Raising children in the 1990’s and early 2000, meant that “Prince of Egypt” played repeatedly on our little then TV-VCR. Aside from its grand success in our home, the film went on to gross over $218 million worldwide in theaters, which made it the most successful non-Disney animated feature at the time. The song, “Deliver Us”, sung by the late Ofra Haza, was translated to 17 languages and (the song) “When You Believe” won Best Original Song at the 1999 Academy Awards. The creators of the film took the liberty to offer a modern midrash to the ancient story, and yet, they didn’t do without insight into the sources.
A couple of scenes are especially interesting to me: Moses goes out to see his brothers, but having grown up in the palace, how does he know who are his brothers? The film suggests the his mother and sister sang him the same song he hears in the Hebrew quarters which somehow strikes a cord within him. Another scene is when Moses sees the Egyptian hitting a Hebrew man. The Torah tells us: “ויפן כה וכה וירא כי אין איש ויך את המצרי ויטמנהו בחול” – “and he turned this way and that, and when he saw that there was no “menאch” nearby, he struck down the Egyptian and hid him in the sand” (Exodus 2:12). The translation, if surprising, is mine, trying to stick closely to the Hebrew – “ein ish”. Most translations prefer a variation on “there was no one around”. The problem is that as we hear a couple of verses later, there were people around, and the act of “ducking” the Egyptian in the sand, was seen and known. So what can be the meaning of “וירא כי אין איש” – “there was no one”?
In Pirkei Avot (Saying of the Fathers) 2:5, we’re told, במקום שאין אנשים, השתדל להיות איש –
“where there is no “ish”, strive to be one”. Rabbi Hirsch of the 19th century, explains that the root for ish – often translated as “man” or “human”, comes from one who can withstand, exist, possibly one who is a yeshut, a self sustaining entity, true to his (her) essence, a good, decent person at heart, and as such – what in Yiddish we‘d call a mentch. Hirsch further says that while it is good for one to stay away from authority positions as they have a tendency to corrupt, at the same time, if there is no one else to do the job, being falsely humble and avoiding one’s calling is not only wrong, but a crime.
Moses models the challenging balance between the two: in no way is he running after honors; in fact, much later, we’ll hear that he is the humblest of all humans, but he is no “pushover” either, and when the time comes, as is foreshadowed here, will be able to be that ish, and stand up to the great Pharaoh, the whole complaining people, Korach and his band and much more.
A moment of over humility for Moses is the lengthy list of excuses he submits when he and G-d put together a magic show for all to see: what if they don’t believe me? what if I can’t speak? what if…? Moses sounds like any one of us before an unknown, scary meetup. What is it that comforts Moses and helps him settle his anxiety?
“הלוא אהרון אחיך הלוי ידעתי כי דבר ידבר הוא וגם הנה הוא יוצא לקראתך וראך ושמח בליבו” – “Behold, Aaron, your brother, the Levite, I know that he will gladly speak (for you, and) behold! He is coming out towards you; he will see you and be joyous in his heart” (Exodus 4:14).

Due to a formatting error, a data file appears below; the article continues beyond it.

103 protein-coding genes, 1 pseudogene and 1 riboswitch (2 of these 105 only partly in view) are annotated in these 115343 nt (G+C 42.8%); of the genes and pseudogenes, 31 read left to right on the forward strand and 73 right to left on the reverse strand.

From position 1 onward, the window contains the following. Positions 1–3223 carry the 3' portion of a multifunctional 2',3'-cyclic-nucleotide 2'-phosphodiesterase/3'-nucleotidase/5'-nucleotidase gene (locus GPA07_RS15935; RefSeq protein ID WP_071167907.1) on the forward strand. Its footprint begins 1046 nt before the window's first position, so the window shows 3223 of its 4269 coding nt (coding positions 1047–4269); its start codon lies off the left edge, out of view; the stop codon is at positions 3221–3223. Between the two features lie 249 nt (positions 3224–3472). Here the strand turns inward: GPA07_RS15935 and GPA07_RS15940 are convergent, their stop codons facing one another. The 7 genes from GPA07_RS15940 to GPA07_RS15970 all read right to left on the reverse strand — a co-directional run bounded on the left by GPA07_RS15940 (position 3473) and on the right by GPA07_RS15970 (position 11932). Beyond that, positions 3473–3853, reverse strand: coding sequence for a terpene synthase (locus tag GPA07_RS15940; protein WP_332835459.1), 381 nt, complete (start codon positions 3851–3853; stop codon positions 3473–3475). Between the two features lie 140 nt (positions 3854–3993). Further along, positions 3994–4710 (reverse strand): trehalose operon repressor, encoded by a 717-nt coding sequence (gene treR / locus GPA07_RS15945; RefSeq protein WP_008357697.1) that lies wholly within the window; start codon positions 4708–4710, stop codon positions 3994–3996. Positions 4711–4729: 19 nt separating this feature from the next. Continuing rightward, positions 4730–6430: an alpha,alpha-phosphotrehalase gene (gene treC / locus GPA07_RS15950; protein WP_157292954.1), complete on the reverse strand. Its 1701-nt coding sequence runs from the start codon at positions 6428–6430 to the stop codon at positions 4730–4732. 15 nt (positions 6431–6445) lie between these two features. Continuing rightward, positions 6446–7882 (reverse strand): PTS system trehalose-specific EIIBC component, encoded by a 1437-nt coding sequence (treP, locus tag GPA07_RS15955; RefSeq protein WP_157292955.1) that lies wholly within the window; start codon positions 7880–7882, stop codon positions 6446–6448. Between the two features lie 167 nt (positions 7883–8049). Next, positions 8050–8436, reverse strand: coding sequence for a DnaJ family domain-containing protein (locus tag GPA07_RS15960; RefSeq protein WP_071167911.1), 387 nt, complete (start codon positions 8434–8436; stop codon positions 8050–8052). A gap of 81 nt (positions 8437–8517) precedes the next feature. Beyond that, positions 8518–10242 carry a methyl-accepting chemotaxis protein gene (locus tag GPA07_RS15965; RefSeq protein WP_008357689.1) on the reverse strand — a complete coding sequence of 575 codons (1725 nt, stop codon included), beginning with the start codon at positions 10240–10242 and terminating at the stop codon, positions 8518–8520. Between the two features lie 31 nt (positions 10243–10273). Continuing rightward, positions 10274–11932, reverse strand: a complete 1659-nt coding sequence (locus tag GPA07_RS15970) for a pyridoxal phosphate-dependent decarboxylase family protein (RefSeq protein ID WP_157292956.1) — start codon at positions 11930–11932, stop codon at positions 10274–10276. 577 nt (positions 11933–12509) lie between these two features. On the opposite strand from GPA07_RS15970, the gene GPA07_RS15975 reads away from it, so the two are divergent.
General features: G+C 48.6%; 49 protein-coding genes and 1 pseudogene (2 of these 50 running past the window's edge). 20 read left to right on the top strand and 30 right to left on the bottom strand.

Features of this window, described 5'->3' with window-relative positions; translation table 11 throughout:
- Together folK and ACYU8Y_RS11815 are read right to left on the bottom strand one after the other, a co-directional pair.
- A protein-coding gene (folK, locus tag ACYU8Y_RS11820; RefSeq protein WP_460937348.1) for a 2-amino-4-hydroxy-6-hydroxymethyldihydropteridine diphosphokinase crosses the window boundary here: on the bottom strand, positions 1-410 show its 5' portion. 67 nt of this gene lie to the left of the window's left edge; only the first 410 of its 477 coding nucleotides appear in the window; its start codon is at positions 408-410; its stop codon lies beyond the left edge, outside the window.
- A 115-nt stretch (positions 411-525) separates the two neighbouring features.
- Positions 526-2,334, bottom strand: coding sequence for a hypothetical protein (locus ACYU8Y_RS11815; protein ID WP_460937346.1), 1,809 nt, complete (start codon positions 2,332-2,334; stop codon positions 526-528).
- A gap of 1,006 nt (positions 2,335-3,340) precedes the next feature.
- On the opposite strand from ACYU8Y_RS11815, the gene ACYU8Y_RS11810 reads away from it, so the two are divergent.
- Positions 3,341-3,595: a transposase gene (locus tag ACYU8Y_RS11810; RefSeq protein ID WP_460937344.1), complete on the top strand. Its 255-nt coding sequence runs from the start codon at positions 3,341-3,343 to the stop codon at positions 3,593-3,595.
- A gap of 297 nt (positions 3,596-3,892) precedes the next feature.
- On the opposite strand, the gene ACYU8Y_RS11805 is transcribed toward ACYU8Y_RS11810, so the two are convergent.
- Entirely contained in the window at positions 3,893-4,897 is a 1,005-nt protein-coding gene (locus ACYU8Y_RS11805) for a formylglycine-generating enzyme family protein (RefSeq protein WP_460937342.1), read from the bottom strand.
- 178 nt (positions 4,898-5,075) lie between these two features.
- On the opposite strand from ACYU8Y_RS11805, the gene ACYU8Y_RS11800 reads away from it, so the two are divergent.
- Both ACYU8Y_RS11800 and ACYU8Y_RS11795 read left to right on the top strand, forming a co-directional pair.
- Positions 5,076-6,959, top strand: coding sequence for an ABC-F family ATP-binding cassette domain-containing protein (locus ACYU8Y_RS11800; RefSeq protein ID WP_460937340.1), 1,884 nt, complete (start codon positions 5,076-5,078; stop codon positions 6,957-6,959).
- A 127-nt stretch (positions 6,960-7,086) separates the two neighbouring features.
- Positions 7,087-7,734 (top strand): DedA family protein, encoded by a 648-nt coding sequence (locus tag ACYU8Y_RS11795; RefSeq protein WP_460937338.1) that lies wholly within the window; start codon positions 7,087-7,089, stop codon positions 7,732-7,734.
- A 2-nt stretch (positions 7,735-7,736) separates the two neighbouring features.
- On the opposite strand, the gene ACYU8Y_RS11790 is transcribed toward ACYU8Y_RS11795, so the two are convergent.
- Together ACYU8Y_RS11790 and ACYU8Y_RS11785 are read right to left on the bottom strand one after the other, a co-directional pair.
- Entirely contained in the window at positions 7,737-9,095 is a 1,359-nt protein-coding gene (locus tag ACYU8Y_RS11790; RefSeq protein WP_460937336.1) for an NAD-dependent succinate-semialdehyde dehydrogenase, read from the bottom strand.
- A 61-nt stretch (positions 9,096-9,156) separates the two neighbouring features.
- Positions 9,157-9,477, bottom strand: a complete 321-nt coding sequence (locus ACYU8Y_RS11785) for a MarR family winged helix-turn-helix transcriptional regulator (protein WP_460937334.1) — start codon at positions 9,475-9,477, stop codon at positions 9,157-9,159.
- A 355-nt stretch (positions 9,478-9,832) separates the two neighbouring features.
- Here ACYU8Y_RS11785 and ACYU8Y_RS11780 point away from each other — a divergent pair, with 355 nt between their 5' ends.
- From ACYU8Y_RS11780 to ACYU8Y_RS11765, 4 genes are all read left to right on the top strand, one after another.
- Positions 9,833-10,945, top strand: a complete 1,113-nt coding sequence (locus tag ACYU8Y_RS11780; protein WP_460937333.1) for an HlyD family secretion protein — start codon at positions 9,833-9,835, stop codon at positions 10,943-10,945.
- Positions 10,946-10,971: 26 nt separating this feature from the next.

This is the first time in the Torah that the root “samach”, joyous, appears. We just completed a whole book of great tragedies between siblings: murder, banishment, theft, threats, rape, slavery and more. For the first time here, siblings work well together towards a common goal, each contributing his best abilities. Rashi says on this “joyous in his heart” here, is why later Aaron was worthy of the jewels of the priestly breastplate later (חושן (המשפט, which would be placed on the high priest’s chest, on his heart. Maybe Moses was worried that Aaron would be jealous that his younger brother was again a “favorite”, not only by their father, but by G-d Himself, receiving the direct message from the Divine; that Aaron would be offended that greatness was taken from him; that he would smile on the outside, but maintain animosity in his heart. G-d thus reassures Moses that Aaron is coming, and that when he’ll see Moses, he’ll be truly joyous in his heart. This change in brotherly relationship might be a key prerequisite to start the upcoming redemption. Later, in an unusual move, the two of them will be the ones in charge of the first communal commandment (Exodus 12:1-2). Of course, we’ll still need G-d’s amazing wonders and miracles; then again, He can do that anytime. But that true smile from one’s heart to another, davka away from home and when the chips are down – is up to us.
Earlier in the week, I was honored to be one of the speakers at the JOFA conference, along with 1200 participants from around the globe, coinciding with this week’s Torah portion, when women are our nation’s heroes and saviors (the midwives, Yocheved, Miriam, Pharaoh’s daughter, and more). On the forefront of modern orthodoxy, discussion about women’s roles is lively and often heated. What will we look like? More on that in the future…